Popular contemporary philosopher responds to recent criticism
Alain de Botton has been at the receiving end of some rather scathing judgments lately. After reading a negative review of his new book written by Caleb Crain for the New York Times, de Botton wrote a personal attack on the reviewer's personal website. The message, intended as a private communication between de Botton and Crain, criticizes the reviewer for an unfair and 'manic desire to bad-mouth and perversely depreciate anything of value'. Alain de Botton summarizes by stating: 'I will hate you till the day I die and wish you nothing but ill will in every career move you make. I will be watching with interest and schadenfreude.'
It is interesting to note that since the comments de Botton were made publicly, he has to some extent regretted his rather aggressive outburst. But, nonetheless, de Botton maintains that the New York Times published an unfair and aggressively negative review of his recent work. The website Reluctant Habits is currently featuring an article in which de Botton constructively responds to his critics, which you can read by clicking here.
I'm not one to judge de Botton's aggression in this matter. I think it's ironic that a supposedly philosophical writer of self-help books could be quite so quick to lose his temper, but I can see his point. I also think that there is a tendency to judge de Botton's writing a little too hastily. It's not Plato, but as airline paperbacks go it's not a bad footnote. Toby Lichtig springs to his defence in today's Times Literary Supplement, and goes as far as to compare Alain de Botton's attitude to that of Samuel Beckett, a bold move indeed:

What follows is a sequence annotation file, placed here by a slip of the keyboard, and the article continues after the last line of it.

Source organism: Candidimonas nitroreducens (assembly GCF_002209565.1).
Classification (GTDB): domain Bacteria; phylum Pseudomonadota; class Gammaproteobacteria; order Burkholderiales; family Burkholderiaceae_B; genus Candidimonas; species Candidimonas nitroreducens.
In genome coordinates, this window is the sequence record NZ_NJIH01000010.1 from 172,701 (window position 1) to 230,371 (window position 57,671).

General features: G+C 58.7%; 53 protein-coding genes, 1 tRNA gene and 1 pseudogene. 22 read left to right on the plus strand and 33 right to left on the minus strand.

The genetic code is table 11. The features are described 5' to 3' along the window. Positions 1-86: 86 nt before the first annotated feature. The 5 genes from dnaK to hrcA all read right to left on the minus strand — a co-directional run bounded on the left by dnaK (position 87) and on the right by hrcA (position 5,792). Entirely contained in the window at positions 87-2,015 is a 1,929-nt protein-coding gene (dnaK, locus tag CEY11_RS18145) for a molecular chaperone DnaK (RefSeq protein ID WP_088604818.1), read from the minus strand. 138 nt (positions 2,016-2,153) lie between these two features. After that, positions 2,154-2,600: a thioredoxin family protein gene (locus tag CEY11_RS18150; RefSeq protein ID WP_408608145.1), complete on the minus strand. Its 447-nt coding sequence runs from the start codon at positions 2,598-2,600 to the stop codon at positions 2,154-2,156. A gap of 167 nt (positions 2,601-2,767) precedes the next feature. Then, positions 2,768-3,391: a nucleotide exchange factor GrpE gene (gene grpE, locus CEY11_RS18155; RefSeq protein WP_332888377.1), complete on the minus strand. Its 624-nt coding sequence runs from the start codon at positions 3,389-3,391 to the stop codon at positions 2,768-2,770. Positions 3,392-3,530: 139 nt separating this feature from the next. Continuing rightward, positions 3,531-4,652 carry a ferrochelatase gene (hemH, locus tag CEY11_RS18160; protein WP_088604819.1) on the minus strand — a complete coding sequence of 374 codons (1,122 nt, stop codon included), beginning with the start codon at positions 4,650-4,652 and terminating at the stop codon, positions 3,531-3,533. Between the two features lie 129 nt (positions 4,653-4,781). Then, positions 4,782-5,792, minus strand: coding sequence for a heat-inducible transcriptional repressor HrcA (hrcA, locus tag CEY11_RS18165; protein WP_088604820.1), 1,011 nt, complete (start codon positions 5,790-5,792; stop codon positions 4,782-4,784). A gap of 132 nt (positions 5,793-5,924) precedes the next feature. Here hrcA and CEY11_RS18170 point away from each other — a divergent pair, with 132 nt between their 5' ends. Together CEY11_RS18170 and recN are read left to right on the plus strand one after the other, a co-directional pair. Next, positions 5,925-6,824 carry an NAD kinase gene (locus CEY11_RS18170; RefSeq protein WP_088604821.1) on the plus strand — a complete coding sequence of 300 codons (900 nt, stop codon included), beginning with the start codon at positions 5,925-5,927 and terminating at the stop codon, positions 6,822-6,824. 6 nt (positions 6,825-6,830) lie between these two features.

What de Botton’s critics tend to ignore is his literary brilliance. Label him a “social commentator” rather than a “philosopher” and the arguments against him start to fall away; relabel him a “writer” and they disintegrate entirely. With his stress on better living, he has been compared to Montaigne, but his elegant, tortuous sentences owe more to Marcel Proust, about whom de Botton wrote an early book. Philosophically, he is perhaps closer to Samuel Beckett, who also wrote a youthful monograph on Proust. De Botton is a connoisseur of bathos. Few contemporary cultural critics have such a keen eye for hubris, such a witty grasp of juxtaposition. His every observation is framed by an acute awareness of absurdity, offset by a tenderness for human folly. “The impulse to exaggerate the significance of what we are doing, far from being an intellectual error, is really life itself coursing through us”, he concludes at the end of The Pleasures and Sorrows of Work, before triumphantly proclaiming: “Let death find us as we are building up our matchstick protests against its waves”.